This is the webpage of a group whose aim is to improve the kit and clothes of a UK seventeenth century Civil War reenactment group, using the most up to date references and research. Feel free to comment on any of the subjects raised here and return often as I want to keep the discussion lively and ongoing.

Please look at the extra tabs on the right hand side. The newbie section is the place for basic kit if you're just beginning to reenact the 1640s. Haberdashery has lots of detail about colours, buttons, tapes etc.

Friday, 8 April 2011

Smocks (not shifts)

The basic item of underclothing for a woman in the seventeenth century the smock was a long T-shaped garment, made of linen with sleeves and reached down to below the knees. As with most linen garments of our period, the only surviving examples are of the best quality cloth and are highly embroidered. However, it’s probably safe to assume that the pattern was basically the same for everyone. The purpose was probably the same too, to protect the outergarments that would tend not to be washed as often from body oils and perspiration. Picture left from A Juniper Lecture by John Taylor 1635.

The extant smocks from the first third of the seventeenth century mostly have a standing collar, a single slit neck opening and long full sleeves. Sadly there are none exactly datable to the 1640s, but these examples are a good guide to what was worn.  This one in the V&A, picture from Drea Leed of Elizabethan Costuming is a nice one dated 1630 with a standard pattern and embroidered over the upper body. Much like a man’s shirt, they would be cut from a standard width of linen, anything from 30 to 36 inches wide. There is usually, like this example, a square gusset under the arms, but unlike a shirt there are either long triangular gores inserted in the sides or a looser cut to make the garment fuller and as such easier to walk around in. The V&A example also has a gusset inserted either side of the collar to provide strength.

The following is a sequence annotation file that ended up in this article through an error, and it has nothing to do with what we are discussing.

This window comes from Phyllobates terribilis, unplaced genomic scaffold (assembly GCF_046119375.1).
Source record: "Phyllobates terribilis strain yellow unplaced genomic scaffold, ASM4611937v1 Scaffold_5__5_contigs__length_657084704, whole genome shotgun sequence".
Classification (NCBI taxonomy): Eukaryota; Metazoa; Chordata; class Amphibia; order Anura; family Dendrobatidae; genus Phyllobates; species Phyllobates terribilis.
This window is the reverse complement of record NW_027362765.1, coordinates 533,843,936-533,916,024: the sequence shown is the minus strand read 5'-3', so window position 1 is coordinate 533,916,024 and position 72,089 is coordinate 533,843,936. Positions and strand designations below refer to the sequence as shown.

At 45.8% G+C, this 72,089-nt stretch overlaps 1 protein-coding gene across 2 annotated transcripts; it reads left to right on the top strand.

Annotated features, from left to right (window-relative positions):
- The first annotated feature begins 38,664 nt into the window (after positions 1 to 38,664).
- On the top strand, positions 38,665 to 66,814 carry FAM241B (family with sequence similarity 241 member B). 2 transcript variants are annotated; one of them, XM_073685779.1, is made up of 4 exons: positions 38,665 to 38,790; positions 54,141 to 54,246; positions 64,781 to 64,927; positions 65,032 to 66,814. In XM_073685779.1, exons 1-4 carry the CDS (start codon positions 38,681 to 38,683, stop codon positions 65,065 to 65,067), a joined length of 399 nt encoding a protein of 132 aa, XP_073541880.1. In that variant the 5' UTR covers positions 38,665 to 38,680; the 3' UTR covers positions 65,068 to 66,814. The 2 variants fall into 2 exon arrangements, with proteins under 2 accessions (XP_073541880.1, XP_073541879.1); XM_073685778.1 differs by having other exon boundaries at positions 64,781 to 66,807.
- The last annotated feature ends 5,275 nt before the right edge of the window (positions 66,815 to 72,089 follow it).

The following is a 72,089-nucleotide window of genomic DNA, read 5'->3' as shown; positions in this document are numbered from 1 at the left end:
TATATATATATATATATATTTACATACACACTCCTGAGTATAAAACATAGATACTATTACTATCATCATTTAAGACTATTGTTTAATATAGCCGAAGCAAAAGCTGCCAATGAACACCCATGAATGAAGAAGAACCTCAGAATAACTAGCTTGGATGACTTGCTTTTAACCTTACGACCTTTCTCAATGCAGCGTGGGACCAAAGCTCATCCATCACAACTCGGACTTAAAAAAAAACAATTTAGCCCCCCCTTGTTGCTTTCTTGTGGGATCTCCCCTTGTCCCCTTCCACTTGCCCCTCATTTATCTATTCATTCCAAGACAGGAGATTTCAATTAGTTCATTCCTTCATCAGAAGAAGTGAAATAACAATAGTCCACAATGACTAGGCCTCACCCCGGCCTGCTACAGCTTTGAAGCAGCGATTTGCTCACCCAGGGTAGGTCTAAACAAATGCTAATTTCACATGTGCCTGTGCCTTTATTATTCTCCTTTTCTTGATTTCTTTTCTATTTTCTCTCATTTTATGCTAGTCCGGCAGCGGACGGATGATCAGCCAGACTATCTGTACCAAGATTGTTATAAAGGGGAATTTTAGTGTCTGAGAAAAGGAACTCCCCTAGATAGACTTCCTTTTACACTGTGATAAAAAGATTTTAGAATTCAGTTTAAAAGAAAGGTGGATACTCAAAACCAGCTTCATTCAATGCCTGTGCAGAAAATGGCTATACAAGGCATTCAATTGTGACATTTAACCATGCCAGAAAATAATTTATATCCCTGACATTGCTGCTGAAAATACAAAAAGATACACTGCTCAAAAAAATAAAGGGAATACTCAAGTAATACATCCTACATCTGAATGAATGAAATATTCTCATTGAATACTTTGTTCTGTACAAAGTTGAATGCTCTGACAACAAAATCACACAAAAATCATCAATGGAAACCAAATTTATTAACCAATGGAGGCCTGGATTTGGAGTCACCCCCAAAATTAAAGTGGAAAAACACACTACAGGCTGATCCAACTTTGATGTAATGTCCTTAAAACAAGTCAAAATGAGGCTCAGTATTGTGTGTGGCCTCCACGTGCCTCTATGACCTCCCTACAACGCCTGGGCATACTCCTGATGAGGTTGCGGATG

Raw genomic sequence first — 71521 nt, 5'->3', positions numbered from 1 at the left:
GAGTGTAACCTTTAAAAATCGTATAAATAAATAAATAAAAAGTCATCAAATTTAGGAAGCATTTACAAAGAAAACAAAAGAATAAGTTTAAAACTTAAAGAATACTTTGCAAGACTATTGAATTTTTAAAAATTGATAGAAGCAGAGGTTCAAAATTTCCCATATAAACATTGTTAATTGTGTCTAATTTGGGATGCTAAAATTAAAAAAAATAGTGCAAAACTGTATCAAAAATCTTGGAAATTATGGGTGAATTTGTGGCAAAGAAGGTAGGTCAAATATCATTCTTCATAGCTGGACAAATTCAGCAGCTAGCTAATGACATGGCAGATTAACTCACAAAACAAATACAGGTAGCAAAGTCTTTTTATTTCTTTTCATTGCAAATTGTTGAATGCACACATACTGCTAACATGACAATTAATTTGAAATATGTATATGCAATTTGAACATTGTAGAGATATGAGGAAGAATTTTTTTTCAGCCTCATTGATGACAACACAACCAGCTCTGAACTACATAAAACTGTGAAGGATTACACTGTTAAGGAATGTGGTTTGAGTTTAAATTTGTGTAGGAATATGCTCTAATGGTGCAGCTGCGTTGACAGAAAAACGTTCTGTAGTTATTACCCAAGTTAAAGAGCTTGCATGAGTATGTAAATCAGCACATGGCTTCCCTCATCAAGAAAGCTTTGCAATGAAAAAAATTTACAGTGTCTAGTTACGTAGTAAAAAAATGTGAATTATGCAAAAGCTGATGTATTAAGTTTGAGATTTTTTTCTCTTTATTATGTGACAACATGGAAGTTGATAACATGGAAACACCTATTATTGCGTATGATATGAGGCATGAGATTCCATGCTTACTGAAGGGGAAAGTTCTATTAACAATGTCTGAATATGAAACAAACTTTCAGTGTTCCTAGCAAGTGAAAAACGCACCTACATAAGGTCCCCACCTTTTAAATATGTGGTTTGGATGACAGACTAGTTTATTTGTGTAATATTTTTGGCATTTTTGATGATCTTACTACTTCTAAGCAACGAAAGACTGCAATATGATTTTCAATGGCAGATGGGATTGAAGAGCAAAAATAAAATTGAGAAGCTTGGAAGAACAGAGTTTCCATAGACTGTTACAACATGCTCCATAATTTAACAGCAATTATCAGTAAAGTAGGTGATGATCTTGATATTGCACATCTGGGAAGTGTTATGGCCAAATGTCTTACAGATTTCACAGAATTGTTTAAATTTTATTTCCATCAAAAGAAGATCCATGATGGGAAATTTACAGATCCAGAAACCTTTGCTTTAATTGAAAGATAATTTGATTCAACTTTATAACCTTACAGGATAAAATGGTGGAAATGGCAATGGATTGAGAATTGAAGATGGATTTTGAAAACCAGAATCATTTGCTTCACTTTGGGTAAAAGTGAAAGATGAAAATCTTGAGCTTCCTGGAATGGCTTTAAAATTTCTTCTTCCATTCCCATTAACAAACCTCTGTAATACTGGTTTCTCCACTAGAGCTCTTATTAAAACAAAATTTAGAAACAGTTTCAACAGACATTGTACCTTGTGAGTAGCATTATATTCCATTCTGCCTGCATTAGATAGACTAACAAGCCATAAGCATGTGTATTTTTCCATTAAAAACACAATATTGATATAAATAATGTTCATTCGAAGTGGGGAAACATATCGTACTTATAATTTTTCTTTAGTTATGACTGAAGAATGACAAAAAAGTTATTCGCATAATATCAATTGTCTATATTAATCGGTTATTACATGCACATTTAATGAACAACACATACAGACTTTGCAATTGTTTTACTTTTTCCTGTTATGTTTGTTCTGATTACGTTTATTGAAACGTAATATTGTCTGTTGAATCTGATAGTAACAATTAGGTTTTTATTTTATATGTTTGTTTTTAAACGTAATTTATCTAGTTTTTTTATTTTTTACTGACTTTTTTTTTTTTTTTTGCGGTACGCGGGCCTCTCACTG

A few really high status smocks have lower necklines that are gathered and tightly stitched onto a narrow neck band (not with a drawstring). This clears the neckline for an off the shoulder look, but these are really ornate with acres of fabric requiring such finely detailed needlework that they should be only considered the preserve of someone of serious wealth, not a common serving girl or army follower. All the museum examples have lines of embroidery, very similar to those on surviving men’s shirts which is no surprise really as both garments, in fact anything made of linen, was considered women’s work. This image, from the Bath Museum of Costume, also photographed by Drea shows a woman's smock from 1610, and a man's shirt from the late 1500s. The smock is on the right. Below is a detail of the decoration.

Smocks were worn both day and night,high class people may have had a separate night smock to change into, but it can be safely assumed that most common folk slept in the smock they wore during the day.
Detail from Come Buy A Mousetrap. Pamphlet by Humphrey Crouch 1647

Picture on the right shows a plain (in the sense of undecorated) reproduction smock from Angela of Peggy's Necessities.

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